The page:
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Review: Ignea – The Realms of Fire and Death

by Lukrecija Mesek

Ignea – The Realms of Fire and Death

1. Queen Dies
2. Чорне полум’я
3. Out of My Head
4. Í tokuni (Eivør cover)
5. What For
6. Gods of Fire
7. Among the Stars 
8. Jinnslammer
9. Disenchantment
10. Black Flame

Label: Independent 
Date: April 17, 2020

Today we’re listening Ignea, Symphonic/Progressive Metal with Middle Eastern Folk influences, reaching us from Kyiv, Ukraine. Three years after their first full-length album “The Sign of Faith” (not counting the instrumental version of the same album released in 2018), they are finally back with new material.

Lately I had a lot of “coincidences” when we talk about what is going on in the world and the names of albums/bands that are coming out. I want to believe that this isn’t planned and it’s just coincidence that couldn’t be predicted and it landed perfectly. Why am I saying that? Well, we all remember “Termination Shock” album from Traveler which title perfectly describes the situation we’re in, and now Ignea gets another perfect timing with their album “The Realms of Fire and Death” and guess what – Exclusion Zone is on fire.

For those who doesn’t know what I’m talking about quick history lesson. Way back in 1986. Chernobyl Nuclear Plant (Ukraine, near city of Pripyat) had massive explosion in which reactor 4 was totally destroyed, so in order to save the population of the world they built the sarcophagus to prevent spread of radiation, but also declared Exclusion Zone which is still contaminated.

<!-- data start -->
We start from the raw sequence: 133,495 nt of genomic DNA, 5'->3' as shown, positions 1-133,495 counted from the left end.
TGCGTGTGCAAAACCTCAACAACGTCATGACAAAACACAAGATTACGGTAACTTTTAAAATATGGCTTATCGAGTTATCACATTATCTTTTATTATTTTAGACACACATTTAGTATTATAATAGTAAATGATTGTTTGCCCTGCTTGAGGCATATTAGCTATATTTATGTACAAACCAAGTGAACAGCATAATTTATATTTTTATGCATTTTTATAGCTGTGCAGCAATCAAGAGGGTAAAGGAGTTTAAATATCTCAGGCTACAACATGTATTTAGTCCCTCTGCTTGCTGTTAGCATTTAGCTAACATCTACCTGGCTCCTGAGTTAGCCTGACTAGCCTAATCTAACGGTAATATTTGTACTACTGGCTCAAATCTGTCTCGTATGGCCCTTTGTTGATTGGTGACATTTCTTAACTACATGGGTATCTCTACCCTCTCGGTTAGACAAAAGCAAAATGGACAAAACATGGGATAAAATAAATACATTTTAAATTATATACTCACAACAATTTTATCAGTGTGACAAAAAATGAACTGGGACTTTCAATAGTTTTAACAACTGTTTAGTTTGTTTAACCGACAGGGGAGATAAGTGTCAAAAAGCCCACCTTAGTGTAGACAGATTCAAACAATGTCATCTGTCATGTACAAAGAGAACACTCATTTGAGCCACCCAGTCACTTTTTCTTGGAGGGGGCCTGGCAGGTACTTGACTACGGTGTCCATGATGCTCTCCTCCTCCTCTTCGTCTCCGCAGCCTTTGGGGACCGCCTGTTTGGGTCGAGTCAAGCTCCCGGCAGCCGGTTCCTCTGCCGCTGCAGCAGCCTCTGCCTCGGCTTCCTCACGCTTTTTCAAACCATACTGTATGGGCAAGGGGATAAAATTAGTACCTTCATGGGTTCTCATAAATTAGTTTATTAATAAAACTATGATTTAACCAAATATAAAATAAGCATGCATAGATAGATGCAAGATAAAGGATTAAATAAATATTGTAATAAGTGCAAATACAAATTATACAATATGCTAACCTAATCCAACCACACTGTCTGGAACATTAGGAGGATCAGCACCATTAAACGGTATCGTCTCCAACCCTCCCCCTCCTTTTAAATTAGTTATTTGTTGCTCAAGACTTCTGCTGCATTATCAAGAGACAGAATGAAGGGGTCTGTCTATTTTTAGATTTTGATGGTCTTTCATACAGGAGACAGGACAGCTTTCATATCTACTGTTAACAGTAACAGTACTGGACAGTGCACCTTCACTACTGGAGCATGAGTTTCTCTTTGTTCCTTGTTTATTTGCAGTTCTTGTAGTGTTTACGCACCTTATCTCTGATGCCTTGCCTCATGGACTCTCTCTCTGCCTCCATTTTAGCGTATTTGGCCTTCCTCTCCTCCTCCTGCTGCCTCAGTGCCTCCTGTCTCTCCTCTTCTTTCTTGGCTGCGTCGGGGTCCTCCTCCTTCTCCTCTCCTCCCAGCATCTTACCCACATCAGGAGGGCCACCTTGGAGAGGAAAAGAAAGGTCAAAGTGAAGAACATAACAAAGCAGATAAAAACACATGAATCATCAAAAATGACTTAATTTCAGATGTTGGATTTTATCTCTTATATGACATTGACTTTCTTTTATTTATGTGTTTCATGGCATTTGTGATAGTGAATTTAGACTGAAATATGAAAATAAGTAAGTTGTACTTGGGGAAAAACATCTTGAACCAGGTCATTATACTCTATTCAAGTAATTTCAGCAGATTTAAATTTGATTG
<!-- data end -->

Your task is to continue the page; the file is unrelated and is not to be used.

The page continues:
So, 34 years after the disaster, the Exclusion Zone is burning and Ignea greets us with the album “The Realms of Fire and Death”.
Now, let’s see what we got here.

The album starts with “Queen Dies”, and very beginning of the song gives you occult feel. At first I got really dark-ish feel for this song and expected it to go in whole another direction right from the start, but it surprises you. It’s not heavy and dark as I guessed at the beginning. Still, not bad. But I’m disappointed with transition into second song “Чорне полум’я” or translated in English”“Black Flame”. Yet, here it’s not only the transition problem. I strongly believe that if you’re putting out album in English any song that is not in English should be put in bonus track instead being mixed into the rest of the songs. Same “problem” I have with cover of song “Í tokuni” originally performed by Eivør which is written in Faroese. Don’t get me wrong, both songs are good, but I don’t think they should be mixed with “regular” songs. Since they are “special” kind on this album, they should be treated as such and album should be organized better. Considering that “Black Flame” is on album in English but added as bonus track. When I’m listening through album I get the feel like songs were just slapped into their place and that no one considered to make some order.

Let’s put aside all of the order and disorder of the songs. Music by it self, lyrics and vocals are really nicely done. They are bringing us that middle eastern folk sounds with that dark symphonic melodies. There is a lot of effort put into writing of lyrics and vocals are adjusted to one another. I am sucker for beauty and beast combination of voices, regardless who is performing them. If done right it can be killer combo. Ignea gives us really nice combination, and beauty voice has it’s opposite beast voice.

Even though they are active more than 7 years, I will still consider them as “young” band as they released only two full length albums. Ignea still has time to grow and got even better with time. Guys just keep on going. 

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